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The Mystery of Friendship

Updated on September 18, 2012

Please Help to Solve a Mystery

Over the last couple of days a thought - a question really - has ruled what I am pleased to call my mind. Why do you lot put up with me? I have a strange sense of humor, I make odd comments on your stories, I regularly and annoyingly ask you to visit sites which are complementary to me and a number of other peculiarities which at the moment escape me. So why do you put up with me? I asked my friend Nellieanna for her opinion on the subject and she gave it to me, but I kept wondering if there is something else. There must be some mysterious process that goes on that creates friendships without our realizing it or even encouraging it. The mystery of friendship.

My father was a rather conservative businessman with a wide circle of other businessmen friends, but when I buried him I was astonished at the hundreds of people who came to his interment. Men in business suits who had left their desks to attend the funeral, but also tradesmen in overalls who left some plumbing job half done in order to be there. A lot of the suits and a lot of the overalls were openly crying.

There was one man there in particular whom my father laughingly described to me once as follows:

“He is a liar, a thief, a drunkard, a gambler and a jailbird. A beautiful man I tell you!”

And there was this very same man crying inconsolably into his huge handkerchief for his dead friend. I thought that this is the mystery of friendship.

You lot may have already ascertained that of all the De Greek virtues, which are obviously numerous, the most endearing one to all thinking men is our modesty. We are distinguished by rosy cheeks which blush easily and all my contemporaries will vouch that in living memory there has never been a period blackened by an immodest De Greek. But besides my modesty, why do you lot put up with me, if it is not out of a vague sense of friendship?

But what is friendship? How can a conservative businessman like my father be friends with “a liar, a thief, a drunkard, a gambler and a jailbird” to the extend of having dinner with him once a week without the need to keep a firm hold of his wallet?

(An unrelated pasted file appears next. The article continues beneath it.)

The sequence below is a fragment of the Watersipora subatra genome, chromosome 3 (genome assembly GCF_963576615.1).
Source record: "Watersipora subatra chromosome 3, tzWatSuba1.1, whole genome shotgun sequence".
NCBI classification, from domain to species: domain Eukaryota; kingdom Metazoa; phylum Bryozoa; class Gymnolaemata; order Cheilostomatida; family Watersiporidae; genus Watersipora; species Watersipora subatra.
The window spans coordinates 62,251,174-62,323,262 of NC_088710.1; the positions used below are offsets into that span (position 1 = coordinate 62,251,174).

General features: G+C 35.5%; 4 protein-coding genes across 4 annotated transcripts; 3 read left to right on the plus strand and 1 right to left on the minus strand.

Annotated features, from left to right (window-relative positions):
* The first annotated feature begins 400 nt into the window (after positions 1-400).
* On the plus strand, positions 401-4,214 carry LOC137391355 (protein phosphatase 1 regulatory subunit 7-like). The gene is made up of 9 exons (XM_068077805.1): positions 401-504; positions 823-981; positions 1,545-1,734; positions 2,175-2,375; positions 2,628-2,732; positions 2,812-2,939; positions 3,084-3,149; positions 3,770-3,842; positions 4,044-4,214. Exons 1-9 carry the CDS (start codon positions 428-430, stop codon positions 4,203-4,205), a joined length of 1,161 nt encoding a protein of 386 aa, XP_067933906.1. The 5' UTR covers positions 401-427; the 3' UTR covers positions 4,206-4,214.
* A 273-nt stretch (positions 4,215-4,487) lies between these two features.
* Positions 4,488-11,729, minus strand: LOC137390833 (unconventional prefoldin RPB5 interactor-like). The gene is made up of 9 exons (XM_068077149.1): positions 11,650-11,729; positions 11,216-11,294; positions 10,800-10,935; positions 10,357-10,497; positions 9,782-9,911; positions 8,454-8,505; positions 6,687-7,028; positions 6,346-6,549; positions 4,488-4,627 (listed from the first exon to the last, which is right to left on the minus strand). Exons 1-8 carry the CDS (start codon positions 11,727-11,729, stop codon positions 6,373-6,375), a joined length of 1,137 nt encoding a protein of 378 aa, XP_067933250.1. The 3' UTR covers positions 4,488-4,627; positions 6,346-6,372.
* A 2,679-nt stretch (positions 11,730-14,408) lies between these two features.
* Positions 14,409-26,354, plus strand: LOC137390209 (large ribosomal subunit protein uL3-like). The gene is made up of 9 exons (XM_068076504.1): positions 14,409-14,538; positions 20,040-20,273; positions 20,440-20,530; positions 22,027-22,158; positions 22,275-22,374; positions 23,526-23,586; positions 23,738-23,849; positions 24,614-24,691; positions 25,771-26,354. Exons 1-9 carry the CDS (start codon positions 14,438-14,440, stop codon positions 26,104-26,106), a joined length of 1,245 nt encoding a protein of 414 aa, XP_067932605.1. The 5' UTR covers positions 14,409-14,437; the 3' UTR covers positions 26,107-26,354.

Thinking out aloud, without being sure of the accuracy of my thoughts, is it possible that friendship is a form of platonic love? Just as two people can fall in love instinctively - and often without any logic - can two persons recognize in each other characteristics which are similar to their own and by recognizing these, be attracted to those characteristics and the attraction then creates a likeness, a bond, the bond of friendship for the person having those characteristics? Do we in reality like someone because that someone is spiritually similar to us?

Could it be that the written word is a lie detector? One can try to pretend to be something one is not, but in the end one’s own written words will betray one. We read each other’s stories and those stories reflect the true character of the writer. So I end up with an immense liking of Feline Prophet, even though I have never met her and I have never actually spoken to her. Am I flattering myself to say that I like her because I see a part of myself in her writing?

The answer is “I don’t know”. What do YOU think?

Just consider the following: I have a story on HubPages which has had 7848 visits, but only 112 comments. Another story has had 6418 visits, but only 101 comments, and on another, just 392 visitors and 63 comments . Generally the comments are between sixty to one hundred , irrespective of the number of visitors. Could the implication be that the number of people who have felt a connection with me through my stories is more or less the same? In other words, the implication is that thousands of people have read my stories but felt no connection to me whatsoever, because I was projecting characteristics which were distasteful to them, so they just moved on without leaving a comment?

This theory tends to be supported by the following example: A woman left a very aggressive comment on one of my stories, in a supposedly joking manner, but the aggression was there for all to see. Later on, on a completely different and unrelated story she again became aggressive and she later went on to attack me in an article she wrote. Obviously this person felt no affinity to me at all. By the same token, I am happy to say that I felt no affinity to her at all, as she represents traits which I find unattractive.

So do we see ourselves in the characteristics of others? I would very much appreciate it if you would take the time to discuss this either here or perhaps in a separate article somewhere.

Dimitris Mita

De Greek

working

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